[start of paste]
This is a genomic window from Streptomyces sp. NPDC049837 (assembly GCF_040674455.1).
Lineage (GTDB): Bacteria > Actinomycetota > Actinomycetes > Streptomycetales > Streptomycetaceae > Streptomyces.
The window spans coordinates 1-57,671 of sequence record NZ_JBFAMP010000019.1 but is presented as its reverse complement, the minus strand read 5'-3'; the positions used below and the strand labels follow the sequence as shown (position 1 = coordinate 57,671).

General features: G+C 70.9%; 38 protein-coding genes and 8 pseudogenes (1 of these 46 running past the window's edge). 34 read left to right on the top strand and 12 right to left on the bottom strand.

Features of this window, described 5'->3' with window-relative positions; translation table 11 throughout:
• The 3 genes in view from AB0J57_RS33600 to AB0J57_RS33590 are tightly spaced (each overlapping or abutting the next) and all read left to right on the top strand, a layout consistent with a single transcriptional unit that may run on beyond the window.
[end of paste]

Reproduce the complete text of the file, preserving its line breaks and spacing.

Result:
This is a genomic window from Streptomyces sp. NPDC049837 (assembly GCF_040674455.1).
Lineage (GTDB): Bacteria > Actinomycetota > Actinomycetes > Streptomycetales > Streptomycetaceae > Streptomyces.
The window spans coordinates 1-57,671 of sequence record NZ_JBFAMP010000019.1 but is presented as its reverse complement, the minus strand read 5'-3'; the positions used below and the strand labels follow the sequence as shown (position 1 = coordinate 57,671).

General features: G+C 70.9%; 38 protein-coding genes and 8 pseudogenes (1 of these 46 running past the window's edge). 34 read left to right on the top strand and 12 right to left on the bottom strand.

Features of this window, described 5'->3' with window-relative positions; translation table 11 throughout:
• The 3 genes in view from AB0J57_RS33600 to AB0J57_RS33590 are tightly spaced (each overlapping or abutting the next) and all read left to right on the top strand, a layout consistent with a single transcriptional unit that may run on beyond the window.